Mario’s journey in Super Mario Odyssey is a true epic, leading him through almost twenty total new Kingdoms, each beautiful and unique in their own way. As our adventures with Cappy & Co. come to a close, it’s time to reminisce about what we enjoyed—or didn’t—about each. Here are our thoughts on how every kingdom in Super Mario Odyssey shapes up.
A boring level with an even more boring name, I just can’t get into the Snow Kingdom. I mean I can, in that, I can access it whenever I want because I have enough Power Moons, but interest-wise, it’s dead to me. The play area seems vast but it’s actually pretty small, and the snow makes it feel featureless and dull. I am not a fan.
I’m a little torn on the Sand Kingdom. It’s cute, but it’s also heavy on the “benevolent cultural tourism” Nintendo seems to be so fond of, built on a Dia de Muertos theme borrowed from Mexican culture (with a few non-canon flourishes like Maoi-inspired statues and Egyptian style pyramids). I’m not sure how to feel about that part of the level, but the Kingdom does have at least one redeeming feature: as Breath of the Wild taught us, there are few things as fun as sand surfing, and in the Sand Kingdom, of course, there’s opportunity everywhere on the backs of the Jaxi. So it has that going for it at least.
Mario’s visit to the Cloud Kingdom is really too short to have much of an opinion on. It’s a nice, short trip to his first showdown with Bowser, and a pretty one at that. But that is all.
The Cap Kingdom is neither bad, nor good. It sits exactly in the middle of meh. That being said, it does have at least 31 Power Moons, so it’s not quite as useless as the Cloud Kingdom. Likely based on London or another English town, it has a certain charm, but it’s too dark and misty for me to want to visit for very long. I guess it retained a lot from its source material.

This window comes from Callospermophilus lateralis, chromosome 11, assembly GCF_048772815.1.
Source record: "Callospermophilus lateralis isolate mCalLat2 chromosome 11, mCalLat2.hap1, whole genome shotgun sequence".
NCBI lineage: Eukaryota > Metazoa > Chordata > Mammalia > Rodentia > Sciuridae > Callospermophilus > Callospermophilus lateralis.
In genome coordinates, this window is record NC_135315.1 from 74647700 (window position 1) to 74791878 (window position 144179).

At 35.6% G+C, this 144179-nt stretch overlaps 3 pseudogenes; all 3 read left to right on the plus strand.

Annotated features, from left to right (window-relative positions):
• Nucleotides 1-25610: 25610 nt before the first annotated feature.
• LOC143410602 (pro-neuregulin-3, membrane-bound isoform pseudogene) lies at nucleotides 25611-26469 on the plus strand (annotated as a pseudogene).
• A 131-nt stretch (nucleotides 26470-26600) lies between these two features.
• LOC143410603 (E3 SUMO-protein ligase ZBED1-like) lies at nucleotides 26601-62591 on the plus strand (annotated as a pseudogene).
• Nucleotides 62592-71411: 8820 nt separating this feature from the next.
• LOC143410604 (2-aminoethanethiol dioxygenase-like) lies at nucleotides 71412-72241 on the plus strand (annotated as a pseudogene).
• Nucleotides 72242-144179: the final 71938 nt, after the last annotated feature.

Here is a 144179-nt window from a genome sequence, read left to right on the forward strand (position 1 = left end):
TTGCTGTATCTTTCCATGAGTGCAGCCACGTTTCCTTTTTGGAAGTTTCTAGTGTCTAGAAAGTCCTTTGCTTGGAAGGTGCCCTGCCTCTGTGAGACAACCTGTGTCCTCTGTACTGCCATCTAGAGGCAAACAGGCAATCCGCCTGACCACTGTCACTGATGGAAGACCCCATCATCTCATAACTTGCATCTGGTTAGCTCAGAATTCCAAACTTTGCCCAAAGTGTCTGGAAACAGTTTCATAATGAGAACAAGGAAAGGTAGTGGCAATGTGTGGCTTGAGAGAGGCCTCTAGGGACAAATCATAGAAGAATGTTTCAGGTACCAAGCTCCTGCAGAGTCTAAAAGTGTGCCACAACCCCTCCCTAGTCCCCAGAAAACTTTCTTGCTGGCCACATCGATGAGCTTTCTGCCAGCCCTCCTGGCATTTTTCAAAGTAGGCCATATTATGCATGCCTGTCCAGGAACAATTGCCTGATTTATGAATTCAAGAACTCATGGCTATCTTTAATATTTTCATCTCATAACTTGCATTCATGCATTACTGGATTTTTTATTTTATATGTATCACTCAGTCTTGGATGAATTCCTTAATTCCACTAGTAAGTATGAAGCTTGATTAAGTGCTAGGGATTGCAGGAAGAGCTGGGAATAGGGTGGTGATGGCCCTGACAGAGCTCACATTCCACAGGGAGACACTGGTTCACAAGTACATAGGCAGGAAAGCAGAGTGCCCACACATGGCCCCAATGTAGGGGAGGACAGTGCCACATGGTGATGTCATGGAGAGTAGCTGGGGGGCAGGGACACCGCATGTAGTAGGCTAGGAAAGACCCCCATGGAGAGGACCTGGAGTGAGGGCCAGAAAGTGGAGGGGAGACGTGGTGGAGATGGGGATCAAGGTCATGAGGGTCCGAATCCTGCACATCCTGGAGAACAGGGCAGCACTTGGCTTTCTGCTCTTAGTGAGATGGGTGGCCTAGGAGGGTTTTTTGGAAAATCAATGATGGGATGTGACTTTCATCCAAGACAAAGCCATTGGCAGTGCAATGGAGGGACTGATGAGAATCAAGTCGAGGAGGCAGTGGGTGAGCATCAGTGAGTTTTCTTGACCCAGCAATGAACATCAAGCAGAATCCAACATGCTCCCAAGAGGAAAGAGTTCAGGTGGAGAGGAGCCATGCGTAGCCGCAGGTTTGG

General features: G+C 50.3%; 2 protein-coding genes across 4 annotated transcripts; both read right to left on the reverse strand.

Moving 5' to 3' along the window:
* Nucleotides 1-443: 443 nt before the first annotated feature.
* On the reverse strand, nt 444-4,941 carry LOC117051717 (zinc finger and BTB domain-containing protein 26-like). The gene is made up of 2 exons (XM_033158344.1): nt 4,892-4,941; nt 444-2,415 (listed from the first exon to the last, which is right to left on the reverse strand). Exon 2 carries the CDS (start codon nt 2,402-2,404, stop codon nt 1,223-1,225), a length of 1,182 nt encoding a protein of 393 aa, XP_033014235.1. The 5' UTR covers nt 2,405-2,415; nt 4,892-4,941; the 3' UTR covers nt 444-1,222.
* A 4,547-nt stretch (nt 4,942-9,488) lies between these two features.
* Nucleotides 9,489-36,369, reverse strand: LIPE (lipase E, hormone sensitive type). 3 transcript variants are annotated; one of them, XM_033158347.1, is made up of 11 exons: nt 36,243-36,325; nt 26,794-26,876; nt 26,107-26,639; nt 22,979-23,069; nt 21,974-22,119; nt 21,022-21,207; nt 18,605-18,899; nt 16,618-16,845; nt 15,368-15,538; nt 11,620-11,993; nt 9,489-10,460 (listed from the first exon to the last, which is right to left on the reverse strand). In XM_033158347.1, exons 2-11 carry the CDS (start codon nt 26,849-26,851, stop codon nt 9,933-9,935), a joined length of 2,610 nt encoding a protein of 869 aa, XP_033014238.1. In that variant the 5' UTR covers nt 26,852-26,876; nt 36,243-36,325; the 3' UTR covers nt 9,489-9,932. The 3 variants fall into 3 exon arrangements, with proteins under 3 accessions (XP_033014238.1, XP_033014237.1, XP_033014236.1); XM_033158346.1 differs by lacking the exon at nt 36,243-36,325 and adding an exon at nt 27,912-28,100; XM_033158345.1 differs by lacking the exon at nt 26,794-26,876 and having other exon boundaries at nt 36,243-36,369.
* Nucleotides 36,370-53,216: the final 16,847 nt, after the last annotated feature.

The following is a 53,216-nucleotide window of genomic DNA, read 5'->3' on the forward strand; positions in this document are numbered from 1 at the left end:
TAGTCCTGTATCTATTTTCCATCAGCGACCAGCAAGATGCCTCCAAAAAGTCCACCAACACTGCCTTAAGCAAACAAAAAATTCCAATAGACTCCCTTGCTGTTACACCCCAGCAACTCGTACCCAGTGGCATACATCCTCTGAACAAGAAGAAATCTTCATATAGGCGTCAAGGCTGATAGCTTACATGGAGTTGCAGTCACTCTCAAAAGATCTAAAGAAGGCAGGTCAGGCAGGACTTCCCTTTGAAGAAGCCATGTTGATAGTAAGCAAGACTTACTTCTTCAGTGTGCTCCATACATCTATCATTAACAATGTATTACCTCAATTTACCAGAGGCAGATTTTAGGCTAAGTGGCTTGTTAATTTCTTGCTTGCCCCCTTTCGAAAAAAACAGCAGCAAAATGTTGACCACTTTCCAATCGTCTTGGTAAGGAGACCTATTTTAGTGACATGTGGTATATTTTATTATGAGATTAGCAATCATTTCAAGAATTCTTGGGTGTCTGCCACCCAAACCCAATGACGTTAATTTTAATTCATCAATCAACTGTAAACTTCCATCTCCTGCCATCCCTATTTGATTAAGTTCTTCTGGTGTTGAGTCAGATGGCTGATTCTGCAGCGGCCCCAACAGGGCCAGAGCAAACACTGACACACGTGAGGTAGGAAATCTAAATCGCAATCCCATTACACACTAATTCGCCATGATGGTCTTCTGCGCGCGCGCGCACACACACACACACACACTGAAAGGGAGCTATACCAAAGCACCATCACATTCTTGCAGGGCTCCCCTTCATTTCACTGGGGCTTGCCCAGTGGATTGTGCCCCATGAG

The Lake Kingdom is pretty, but a bit small, and the transition between the water and the lake’s inner plaza can be a pain in the butt. On the bright side though: mermaids. It’s also the first level where Mario can capture a Cheep Cheep, one of the funnest transformations in the game.
Something about this Kingdom reminds me of Yoshi’s Island, most likely the palm trees, and rich tropical color palette. Mario doesn’t stay in this level long, only collecting 35 total Power Moons, so there isn’t much to go on in terms of ranking, but visually at least it’s entertaining to explore.
This level doesn’t serve much of a purpose outside of a major boss fight, but oh, what a boss fight it is. It’s not particularly challenging (none of the game is, really), but the Kingdom’s spooky atmosphere is something to be experienced, and the giant dragon is a refreshing visual change of pace both for the game and the entire series.
These levels lose some points with me for being so dark and empty, but win them back with some of the cooler bits, like the purple coins, which resemble Star Bits in this Kingdom (an adorable homage to Super Mario Galaxy). I also enjoy Mario’s loose relationship with gravity as he walks on the surface of the moon and, let’s face it, transforming into Bowser is one of the most shocking but awesome parts of the entire game.
The verticality of this level is fun, but the overall design has changed how I view Super Mario forever. Based on Mario’s first-ever appearance in the original arcade Donkey Kong, New Donk City of the Metro Kingdom resides in close proximity to the Uncanny Valley, where throngs of too-human-for-my-comfort yuppies crowd the sidewalks, slick foyers, and lawns. Worse, Mayor Paulina looks anime while Mario still resembles more of an American cartoon style, and the inconsistency, however insignificant, drives me up a wall.